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IBM Names Smarter Cities Winners

Philadelphia, St. Louis, Syracuse, and Boulder among U.S. towns to split more than $50 million in tech products and services from Big Blue.

Paul McDougall

March 9, 2011

2 Min Read




Slideshow: IBM Empowers Smarter Cities

IBM on Wednesday named 24 recipients of its Smarter Cities grants under a program designed to help municipalities build intelligent infrastructures for managing traffic, monitoring environmental conditions, maintaining emergency networks, and other urban tasks.

Boulder, Milwaukee, New Orleans, Philadelphia, and St. Louis, as well as Syracuse, New York, and Newark, NJ were the U.S. cities named among the recipients. Other cities around the world to receive the grants include Helsinki, Rio De Janeiro, Edmonton, and Glasgow.

The winners will divide up a total of $50 million in technology and IT services provided by IBM. To qualify, municipal employees had to submit essays to IBM explaining how their towns would make use of the funds.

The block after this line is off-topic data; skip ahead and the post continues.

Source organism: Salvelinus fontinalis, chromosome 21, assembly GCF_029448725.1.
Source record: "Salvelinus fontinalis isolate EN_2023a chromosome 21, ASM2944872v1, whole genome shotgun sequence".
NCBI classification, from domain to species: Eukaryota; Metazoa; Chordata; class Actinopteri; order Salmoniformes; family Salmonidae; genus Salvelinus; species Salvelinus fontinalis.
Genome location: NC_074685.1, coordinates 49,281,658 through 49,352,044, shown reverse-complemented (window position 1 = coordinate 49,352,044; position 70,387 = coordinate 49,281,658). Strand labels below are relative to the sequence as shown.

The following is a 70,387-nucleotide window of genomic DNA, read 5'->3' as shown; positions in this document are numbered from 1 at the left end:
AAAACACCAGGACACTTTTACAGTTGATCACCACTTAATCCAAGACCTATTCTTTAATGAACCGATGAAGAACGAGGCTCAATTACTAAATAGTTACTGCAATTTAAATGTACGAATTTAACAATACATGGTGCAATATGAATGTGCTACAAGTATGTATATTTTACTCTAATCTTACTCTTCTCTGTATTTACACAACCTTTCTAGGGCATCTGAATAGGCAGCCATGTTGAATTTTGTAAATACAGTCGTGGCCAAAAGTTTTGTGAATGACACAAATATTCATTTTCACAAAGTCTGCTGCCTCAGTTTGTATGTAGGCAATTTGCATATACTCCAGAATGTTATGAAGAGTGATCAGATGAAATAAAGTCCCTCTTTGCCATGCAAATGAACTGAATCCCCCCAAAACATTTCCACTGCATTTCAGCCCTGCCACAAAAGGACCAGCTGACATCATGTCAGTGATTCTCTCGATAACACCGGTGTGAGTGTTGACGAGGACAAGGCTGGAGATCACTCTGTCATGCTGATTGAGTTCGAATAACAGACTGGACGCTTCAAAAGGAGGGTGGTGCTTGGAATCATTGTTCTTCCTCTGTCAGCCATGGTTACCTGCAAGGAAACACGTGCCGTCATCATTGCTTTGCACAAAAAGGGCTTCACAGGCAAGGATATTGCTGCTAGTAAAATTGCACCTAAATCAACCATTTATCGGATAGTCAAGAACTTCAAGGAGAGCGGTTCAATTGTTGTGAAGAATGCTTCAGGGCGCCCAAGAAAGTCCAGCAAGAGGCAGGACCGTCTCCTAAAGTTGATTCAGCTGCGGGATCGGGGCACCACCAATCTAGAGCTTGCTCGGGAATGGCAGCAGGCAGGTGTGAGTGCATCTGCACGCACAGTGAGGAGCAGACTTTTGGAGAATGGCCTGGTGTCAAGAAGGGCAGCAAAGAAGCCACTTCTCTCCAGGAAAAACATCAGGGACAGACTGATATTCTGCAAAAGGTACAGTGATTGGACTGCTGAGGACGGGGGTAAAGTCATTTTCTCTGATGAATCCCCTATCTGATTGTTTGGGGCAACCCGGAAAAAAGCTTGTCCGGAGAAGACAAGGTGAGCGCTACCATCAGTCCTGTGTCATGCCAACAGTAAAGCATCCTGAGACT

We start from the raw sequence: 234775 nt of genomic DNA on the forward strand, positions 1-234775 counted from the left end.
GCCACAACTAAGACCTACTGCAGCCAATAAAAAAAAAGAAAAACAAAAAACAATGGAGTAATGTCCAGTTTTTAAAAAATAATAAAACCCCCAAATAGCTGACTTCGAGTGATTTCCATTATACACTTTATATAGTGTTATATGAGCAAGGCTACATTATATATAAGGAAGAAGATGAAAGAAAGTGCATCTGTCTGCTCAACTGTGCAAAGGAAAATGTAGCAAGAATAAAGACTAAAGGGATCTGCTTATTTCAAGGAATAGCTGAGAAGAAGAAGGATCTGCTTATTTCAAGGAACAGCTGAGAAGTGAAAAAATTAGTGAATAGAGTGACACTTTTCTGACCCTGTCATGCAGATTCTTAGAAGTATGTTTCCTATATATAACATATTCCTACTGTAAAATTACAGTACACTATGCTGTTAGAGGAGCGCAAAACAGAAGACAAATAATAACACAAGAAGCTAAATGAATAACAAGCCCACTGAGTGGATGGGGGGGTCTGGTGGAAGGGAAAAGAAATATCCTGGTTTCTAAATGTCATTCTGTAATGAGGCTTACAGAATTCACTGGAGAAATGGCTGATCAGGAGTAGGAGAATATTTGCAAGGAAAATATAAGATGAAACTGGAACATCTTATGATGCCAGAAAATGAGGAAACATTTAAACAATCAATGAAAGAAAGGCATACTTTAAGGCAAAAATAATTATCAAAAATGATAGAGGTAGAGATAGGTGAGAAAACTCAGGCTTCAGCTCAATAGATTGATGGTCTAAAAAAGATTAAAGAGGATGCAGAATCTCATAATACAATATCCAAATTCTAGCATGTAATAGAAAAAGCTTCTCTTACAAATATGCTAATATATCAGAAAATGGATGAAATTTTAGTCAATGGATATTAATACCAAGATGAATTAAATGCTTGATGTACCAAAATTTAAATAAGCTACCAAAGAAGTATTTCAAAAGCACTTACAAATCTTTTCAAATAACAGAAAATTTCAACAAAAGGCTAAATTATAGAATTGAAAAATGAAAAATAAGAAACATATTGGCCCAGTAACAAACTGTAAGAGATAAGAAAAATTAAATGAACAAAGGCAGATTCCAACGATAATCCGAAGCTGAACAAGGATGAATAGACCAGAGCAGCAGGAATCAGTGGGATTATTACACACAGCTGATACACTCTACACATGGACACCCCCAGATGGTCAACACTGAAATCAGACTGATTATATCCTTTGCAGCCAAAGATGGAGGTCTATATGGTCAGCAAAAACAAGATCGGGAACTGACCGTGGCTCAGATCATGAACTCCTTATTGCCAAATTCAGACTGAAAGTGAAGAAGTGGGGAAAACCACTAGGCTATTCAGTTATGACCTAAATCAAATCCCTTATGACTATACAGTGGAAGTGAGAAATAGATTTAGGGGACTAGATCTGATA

"We selected these cities because of their commitment to the use of data to make better decisions, and for their desire to explore and act on smarter solutions to their most pressing concerns," said Stanley Litow, IBM's vice president for Corporate Citizenship & Corporate Affairs.

"The cities we picked are eager to implement programs that tangibly improve the quality of life in their areas, and to create roadmaps for other cities to follow. The stakes have never been greater but we're excited at the prospect of helping cities tackle the most pressing challenges of our time," said Litow.

Among the winning entrants, officials in one city said they planned to use the grant money to create a system to deliver school coursework to mobile devices, while officials in another said they planned to use business analytics software to determine the most efficient land use.

IBM also set up a Web site, cityforward.org, to help cities manage their projects. It will allow city managers as well as the general public to monitor their cities' progress implementing Smarter Cities projects and compare their efforts with other municipalities.

Each city will receive on average about $400,000 from IBM.

About the Author(s)

Paul McDougall

Editor At Large, InformationWeek

Paul McDougall is a former editor for InformationWeek.

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